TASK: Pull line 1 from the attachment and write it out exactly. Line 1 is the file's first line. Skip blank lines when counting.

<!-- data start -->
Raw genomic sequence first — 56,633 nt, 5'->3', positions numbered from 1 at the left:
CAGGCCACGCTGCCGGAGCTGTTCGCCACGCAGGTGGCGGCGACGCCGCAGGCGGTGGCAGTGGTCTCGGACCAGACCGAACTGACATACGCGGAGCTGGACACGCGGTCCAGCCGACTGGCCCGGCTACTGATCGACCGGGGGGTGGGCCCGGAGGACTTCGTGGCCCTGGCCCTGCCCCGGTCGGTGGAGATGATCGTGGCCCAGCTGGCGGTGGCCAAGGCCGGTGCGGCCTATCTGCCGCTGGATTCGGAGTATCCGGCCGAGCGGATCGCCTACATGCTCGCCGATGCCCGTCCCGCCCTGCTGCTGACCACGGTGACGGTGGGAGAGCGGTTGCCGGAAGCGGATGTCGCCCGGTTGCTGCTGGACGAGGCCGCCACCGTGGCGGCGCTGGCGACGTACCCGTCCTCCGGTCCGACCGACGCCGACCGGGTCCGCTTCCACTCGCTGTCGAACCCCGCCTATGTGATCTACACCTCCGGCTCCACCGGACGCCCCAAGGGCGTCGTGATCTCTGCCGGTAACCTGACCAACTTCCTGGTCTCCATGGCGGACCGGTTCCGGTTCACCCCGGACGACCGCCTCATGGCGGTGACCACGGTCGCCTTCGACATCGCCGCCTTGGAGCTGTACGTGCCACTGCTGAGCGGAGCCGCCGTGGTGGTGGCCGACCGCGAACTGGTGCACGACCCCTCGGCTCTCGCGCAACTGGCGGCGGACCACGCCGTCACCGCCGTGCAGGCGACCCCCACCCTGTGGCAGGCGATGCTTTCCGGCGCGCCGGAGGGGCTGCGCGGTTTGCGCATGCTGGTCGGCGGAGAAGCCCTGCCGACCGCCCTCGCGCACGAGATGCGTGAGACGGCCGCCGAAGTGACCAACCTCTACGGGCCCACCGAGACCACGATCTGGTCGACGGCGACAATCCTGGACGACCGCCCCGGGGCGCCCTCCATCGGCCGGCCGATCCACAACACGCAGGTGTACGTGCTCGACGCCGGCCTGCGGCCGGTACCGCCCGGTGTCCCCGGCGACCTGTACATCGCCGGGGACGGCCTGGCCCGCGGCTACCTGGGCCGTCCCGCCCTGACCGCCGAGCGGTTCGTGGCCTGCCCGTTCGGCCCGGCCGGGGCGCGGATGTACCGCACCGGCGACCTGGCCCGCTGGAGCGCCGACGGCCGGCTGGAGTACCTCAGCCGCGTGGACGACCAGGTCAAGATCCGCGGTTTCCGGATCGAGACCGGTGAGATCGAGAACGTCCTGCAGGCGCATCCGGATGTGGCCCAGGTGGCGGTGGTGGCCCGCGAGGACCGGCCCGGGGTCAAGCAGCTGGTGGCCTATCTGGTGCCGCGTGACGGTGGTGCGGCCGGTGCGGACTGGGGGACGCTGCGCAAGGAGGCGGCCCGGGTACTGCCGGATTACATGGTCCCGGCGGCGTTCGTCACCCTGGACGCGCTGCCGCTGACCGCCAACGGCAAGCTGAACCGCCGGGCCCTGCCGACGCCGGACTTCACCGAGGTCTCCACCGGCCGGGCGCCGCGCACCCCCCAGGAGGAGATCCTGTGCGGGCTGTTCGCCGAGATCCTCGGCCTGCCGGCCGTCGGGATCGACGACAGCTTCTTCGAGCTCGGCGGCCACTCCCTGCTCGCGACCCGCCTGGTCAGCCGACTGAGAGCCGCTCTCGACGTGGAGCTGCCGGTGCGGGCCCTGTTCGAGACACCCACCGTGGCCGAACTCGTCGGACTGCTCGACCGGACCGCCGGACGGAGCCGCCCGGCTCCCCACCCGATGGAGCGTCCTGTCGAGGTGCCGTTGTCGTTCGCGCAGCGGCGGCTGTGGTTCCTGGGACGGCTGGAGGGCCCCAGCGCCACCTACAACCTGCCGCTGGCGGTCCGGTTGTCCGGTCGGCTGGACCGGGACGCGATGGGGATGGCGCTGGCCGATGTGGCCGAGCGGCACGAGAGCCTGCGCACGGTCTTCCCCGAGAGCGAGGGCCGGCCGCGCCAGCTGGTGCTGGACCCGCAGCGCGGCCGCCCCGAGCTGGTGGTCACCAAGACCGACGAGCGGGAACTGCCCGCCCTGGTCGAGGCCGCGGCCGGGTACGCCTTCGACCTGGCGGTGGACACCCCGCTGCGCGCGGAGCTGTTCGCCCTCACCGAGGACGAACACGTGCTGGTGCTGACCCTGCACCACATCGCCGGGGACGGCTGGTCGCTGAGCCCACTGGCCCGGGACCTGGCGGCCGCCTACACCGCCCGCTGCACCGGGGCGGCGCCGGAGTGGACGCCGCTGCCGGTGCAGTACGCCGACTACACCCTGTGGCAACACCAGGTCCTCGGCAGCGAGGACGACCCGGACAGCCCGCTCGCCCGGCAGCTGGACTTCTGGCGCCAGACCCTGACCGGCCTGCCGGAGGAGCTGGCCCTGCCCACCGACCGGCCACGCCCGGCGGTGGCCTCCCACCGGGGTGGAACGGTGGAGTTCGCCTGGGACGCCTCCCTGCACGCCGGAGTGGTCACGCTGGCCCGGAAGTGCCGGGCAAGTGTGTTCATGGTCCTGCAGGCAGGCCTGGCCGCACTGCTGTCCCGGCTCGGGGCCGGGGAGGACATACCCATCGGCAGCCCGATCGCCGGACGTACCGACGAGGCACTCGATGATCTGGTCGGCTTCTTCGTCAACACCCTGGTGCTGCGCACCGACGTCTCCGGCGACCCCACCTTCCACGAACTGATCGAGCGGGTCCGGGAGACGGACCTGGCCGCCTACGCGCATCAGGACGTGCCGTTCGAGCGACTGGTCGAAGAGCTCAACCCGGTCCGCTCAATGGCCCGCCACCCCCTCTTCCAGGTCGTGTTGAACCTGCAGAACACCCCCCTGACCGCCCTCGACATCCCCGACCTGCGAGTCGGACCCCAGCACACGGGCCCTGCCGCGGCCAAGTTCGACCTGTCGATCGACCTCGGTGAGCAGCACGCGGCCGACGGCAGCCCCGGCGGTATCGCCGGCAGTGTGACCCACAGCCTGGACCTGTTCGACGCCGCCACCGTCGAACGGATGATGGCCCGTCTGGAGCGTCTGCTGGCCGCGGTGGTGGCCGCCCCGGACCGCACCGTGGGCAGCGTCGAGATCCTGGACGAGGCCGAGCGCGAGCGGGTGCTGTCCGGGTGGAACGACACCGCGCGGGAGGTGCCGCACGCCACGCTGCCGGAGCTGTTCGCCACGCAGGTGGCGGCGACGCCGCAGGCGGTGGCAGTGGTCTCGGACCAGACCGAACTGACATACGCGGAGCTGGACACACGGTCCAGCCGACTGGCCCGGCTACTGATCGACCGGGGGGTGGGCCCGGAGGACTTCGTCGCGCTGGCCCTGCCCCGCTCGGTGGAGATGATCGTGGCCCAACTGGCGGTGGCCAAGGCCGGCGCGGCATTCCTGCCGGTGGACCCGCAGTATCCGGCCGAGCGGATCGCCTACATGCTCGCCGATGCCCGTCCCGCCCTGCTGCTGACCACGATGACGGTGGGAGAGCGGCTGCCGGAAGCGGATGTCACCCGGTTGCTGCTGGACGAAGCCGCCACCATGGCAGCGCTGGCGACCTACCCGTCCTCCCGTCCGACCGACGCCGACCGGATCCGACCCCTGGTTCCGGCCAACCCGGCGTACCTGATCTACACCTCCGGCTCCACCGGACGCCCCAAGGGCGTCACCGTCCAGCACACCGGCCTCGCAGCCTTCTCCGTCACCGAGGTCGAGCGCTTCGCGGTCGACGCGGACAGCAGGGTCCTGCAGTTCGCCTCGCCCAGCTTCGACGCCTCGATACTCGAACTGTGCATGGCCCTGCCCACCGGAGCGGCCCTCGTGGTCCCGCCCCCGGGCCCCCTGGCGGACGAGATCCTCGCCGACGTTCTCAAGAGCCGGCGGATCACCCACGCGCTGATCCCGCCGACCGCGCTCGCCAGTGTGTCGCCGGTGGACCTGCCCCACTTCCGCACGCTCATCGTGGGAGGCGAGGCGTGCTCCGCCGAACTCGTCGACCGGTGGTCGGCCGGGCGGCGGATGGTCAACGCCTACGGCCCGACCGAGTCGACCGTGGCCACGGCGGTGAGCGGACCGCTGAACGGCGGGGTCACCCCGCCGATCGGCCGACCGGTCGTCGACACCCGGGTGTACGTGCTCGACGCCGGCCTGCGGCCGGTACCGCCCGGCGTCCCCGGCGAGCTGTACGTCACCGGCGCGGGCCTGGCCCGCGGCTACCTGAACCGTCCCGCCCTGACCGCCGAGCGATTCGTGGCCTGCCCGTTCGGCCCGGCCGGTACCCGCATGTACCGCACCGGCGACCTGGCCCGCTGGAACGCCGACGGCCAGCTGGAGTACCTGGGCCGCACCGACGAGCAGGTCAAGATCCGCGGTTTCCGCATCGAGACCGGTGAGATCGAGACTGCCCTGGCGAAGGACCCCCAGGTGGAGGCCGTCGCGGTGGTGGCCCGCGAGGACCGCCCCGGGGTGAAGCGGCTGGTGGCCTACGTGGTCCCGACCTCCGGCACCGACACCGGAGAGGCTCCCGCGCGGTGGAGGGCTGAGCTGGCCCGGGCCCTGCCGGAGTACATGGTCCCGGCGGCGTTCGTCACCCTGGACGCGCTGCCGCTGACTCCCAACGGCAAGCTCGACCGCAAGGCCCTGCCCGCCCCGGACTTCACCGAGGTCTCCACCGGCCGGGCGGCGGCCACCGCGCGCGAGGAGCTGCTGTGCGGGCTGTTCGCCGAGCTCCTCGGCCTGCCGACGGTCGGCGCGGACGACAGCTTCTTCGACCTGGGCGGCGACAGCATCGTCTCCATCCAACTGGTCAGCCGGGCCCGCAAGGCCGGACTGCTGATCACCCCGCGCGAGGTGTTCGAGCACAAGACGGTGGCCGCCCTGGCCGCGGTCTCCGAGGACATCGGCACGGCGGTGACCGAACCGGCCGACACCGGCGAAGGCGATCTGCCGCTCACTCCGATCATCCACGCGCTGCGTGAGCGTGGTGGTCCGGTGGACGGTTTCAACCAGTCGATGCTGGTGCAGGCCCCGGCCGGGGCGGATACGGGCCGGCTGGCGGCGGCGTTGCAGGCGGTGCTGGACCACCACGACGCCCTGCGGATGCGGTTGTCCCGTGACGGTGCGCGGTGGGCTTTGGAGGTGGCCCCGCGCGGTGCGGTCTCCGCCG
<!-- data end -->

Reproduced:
Raw genomic sequence first — 56,633 nt, 5'->3', positions numbered from 1 at the left: